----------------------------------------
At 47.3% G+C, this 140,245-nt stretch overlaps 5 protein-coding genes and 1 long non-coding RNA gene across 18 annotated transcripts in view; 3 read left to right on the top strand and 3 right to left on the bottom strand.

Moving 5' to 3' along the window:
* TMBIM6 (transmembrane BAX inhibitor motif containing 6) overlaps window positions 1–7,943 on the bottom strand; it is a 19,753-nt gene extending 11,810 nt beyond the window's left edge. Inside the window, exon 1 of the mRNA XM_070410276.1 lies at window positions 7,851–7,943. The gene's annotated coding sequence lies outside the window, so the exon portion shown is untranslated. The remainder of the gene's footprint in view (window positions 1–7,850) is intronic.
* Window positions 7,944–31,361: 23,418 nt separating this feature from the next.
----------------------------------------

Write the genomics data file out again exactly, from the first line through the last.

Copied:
At 47.3% G+C, this 140,245-nt stretch overlaps 5 protein-coding genes and 1 long non-coding RNA gene across 18 annotated transcripts in view; 3 read left to right on the top strand and 3 right to left on the bottom strand.

Moving 5' to 3' along the window:
* TMBIM6 (transmembrane BAX inhibitor motif containing 6) overlaps window positions 1–7,943 on the bottom strand; it is a 19,753-nt gene extending 11,810 nt beyond the window's left edge. Inside the window, exon 1 of the mRNA XM_070410276.1 lies at window positions 7,851–7,943. The gene's annotated coding sequence lies outside the window, so the exon portion shown is untranslated. The remainder of the gene's footprint in view (window positions 1–7,850) is intronic.
* Window positions 7,944–31,361: 23,418 nt separating this feature from the next.